SAN BERNARDINO COUNTY — The county Board of Supervisors reviewed state guidelines for allowing businesses to reopen Thursday and although the county does not meet those requirements, supervisors said if the state will not grant an exception, they may move forward on plans to allow businesses to open for inside service anyway.
On Thursday morning, Gov. Gavin Newsom released standards that counties must meet to be able to move deeper into stage two of the reopening process. The early phase of stage two is opening for curbside pickup; the later phase allows dining inside restaurants and shopping inside stores.
Requirements for going deeper into stage two include having no COVID-19 related deaths for 14 days and no more than one case per 10,000 people in the last 14 days. San Bernardino County does not meet these requirements.
Newsom announced in a press conference Monday that the state will be moving into stage two of the stay-at-home order allowing “low-risk” businesses including clothing stores, florists, bookstores and sporting goods stores to reopen for curbside pickup. Manufacturing business and warehouses are also allowed to reopen with operational changes.
In this conference he announced that some California counties that were less affected by the virus would be able to push forward into the later phase of the stage two opening and, at the time, San Bernardino County supervisors and officials believed that they would be a part of this group of counties.
However in Thursday’s press conference, California Health and Human Services Secretary laid out this regional variance criteria and the San Bernardino County board of supervisors said it was much stricter than they expected. Along with requiring no recent deaths and a low number of cases, the criteria also requires minimum daily testing of 1.5 tests per 1,000 residents, at least 15 contact tracers per 100,000 residents, the ability to temporarily house at least 15 percent of the county residents experiencing homelessness and the ability to make disinfectants and protective gear available for essential workers.
“Those are the triggers for reopening the local flexibility,” said county Chief Executive Officer Gary McBride. “Absent of us being able to attain those we have to go along with what the state is doing.”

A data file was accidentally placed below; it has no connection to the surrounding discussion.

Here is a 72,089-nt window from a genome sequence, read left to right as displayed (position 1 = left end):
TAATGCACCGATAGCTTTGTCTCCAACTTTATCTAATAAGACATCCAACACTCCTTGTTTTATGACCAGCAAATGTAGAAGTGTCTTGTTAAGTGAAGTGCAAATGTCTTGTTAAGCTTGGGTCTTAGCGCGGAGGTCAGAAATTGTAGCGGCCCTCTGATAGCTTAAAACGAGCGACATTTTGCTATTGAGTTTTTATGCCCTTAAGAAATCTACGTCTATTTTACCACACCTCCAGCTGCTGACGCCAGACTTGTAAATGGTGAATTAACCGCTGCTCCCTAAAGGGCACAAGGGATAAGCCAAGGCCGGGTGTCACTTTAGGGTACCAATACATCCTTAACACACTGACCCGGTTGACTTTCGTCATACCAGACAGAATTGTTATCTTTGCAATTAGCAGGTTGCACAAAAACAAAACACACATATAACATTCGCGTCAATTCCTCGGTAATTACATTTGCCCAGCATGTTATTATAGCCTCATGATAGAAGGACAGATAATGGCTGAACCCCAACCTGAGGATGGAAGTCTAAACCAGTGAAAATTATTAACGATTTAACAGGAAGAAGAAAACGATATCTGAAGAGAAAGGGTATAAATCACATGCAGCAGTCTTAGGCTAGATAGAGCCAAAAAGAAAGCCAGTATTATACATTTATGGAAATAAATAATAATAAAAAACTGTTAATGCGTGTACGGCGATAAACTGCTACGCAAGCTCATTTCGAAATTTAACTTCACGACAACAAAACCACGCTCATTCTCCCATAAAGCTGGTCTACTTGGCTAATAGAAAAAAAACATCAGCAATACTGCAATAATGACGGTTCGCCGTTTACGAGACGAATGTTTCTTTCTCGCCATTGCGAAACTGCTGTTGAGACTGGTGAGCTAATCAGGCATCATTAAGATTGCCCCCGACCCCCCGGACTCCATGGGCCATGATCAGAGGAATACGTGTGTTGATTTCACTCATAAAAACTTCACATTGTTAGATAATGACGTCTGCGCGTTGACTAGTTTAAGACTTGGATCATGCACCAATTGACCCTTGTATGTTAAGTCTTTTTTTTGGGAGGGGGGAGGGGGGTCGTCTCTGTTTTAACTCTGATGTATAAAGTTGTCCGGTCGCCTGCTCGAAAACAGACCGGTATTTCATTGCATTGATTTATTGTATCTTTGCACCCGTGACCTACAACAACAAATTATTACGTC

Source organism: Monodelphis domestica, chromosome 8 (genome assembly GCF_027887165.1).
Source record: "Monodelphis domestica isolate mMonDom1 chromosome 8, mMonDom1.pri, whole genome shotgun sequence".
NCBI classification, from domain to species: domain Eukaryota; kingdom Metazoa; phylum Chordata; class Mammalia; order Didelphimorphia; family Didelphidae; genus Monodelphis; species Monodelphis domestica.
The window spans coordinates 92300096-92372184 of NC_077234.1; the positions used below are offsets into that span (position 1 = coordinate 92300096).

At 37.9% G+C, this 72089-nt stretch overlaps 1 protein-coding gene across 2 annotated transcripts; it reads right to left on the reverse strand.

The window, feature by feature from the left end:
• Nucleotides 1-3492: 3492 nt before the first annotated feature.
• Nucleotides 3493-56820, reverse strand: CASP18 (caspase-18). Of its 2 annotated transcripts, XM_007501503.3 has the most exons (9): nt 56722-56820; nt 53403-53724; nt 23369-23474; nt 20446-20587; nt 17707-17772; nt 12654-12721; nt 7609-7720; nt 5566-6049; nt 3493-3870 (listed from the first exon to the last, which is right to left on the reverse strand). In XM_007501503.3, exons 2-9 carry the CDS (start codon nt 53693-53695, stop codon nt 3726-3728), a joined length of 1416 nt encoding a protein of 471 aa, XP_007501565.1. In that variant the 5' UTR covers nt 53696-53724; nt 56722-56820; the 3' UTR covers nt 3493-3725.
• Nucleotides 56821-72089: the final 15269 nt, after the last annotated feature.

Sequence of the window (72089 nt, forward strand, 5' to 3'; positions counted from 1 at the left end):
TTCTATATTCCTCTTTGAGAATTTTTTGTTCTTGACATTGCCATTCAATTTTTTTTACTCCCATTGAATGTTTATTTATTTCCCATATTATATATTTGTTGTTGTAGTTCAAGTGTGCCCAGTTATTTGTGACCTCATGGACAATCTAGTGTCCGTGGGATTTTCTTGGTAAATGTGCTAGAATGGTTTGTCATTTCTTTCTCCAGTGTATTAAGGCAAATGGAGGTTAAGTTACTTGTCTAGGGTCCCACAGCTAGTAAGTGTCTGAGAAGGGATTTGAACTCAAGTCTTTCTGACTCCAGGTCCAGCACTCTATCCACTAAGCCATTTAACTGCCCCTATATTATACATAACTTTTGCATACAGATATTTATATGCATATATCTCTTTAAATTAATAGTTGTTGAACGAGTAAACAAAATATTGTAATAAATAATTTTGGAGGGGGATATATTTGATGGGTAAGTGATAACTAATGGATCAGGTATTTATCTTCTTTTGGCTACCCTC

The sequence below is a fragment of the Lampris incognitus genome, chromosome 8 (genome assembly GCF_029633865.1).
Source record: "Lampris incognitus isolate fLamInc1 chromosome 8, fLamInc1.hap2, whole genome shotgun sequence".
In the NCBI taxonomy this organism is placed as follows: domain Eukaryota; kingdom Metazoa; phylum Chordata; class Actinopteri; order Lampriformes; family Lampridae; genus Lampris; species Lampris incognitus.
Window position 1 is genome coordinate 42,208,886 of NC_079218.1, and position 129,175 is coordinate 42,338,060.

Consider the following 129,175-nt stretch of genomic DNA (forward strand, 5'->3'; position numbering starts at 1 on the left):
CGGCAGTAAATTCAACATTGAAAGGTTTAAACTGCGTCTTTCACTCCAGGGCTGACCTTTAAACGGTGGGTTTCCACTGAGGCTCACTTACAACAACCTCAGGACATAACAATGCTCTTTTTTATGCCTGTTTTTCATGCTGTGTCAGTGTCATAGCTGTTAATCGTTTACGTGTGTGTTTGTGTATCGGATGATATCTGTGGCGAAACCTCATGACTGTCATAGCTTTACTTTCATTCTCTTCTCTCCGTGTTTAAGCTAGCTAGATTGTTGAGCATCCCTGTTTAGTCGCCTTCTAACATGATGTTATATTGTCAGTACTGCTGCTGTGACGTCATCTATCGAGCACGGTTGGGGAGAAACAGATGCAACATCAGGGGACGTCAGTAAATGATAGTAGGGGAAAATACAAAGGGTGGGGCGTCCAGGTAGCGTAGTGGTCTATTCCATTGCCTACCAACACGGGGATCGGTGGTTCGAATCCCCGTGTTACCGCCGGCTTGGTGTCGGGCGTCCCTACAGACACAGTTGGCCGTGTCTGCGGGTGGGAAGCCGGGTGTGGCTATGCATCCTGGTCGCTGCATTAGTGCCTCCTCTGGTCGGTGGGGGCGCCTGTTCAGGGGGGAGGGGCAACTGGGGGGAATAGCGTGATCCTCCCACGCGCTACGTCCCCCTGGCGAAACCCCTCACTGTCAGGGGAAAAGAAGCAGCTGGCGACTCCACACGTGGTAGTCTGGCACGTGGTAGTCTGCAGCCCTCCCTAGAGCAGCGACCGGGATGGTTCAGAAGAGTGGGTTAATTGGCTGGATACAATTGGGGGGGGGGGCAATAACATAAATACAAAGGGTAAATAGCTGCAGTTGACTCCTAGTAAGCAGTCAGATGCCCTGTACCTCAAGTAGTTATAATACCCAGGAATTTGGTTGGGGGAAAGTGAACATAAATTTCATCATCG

McBride said that San Bernardino County is averaging at two deaths per day and over 70 new cases a day; the governor's criteria would require that the cases be reduced to about 16 a day.
Supervisor Dawn Rowe, who represents the 3rd District including the Morongo Basin, noted that the county's numbers do not comply with the governor’s criteria, in part, because skilled nursing facilities in the county have been so greatly affected.
“When you remove those numbers it's a brighter outlook for us to consider,” she said.
This criteria does not affect the opening of the first phase of stage two businesses, only the second phase of stage two businesses.
In response to this news, the county has decided to draft a full plan with input from the San Bernardino County Public Health Department and county staff to send to the governor's office for approval, despite not meeting the requirements for further reopening.
The plan, which they said they are hoping to be able to move forward with by May 15 at the latest, may include opening restaurants for dine-in, churches and other businesses the county supervisors deem as low-risk. Businesses that are approved for opening will be given safety guidelines for staff, like increasing hand washing and spacing out people inside.
Businesses that comply will receive a placard for the front of their business, similar to a food grade placard, that says they have been approved by the county for opening.
The plan is still being drafted and will be approved by all board members before being submitted to the governor’s office.
Supervisors agreed that, if the governor's office does not approve the plan, they may move forward anyway. However, they hope to get permission and plan to work with the governor’s office to get permission before moving without state approval.
“At this time we are not doing anything that has not been approved by the state,” said board chairman Curt Hagman. “We will ask permission first and well see how the governor's office responds to that based on our numbers.”
The county will host its weekly press conference at 11 a.m. Friday, May 8, to go over plans and to further explain their criteria for businesses reopening on Friday. This conference is available for viewing at https://www.facebook.com/SanBernardinoCounty/.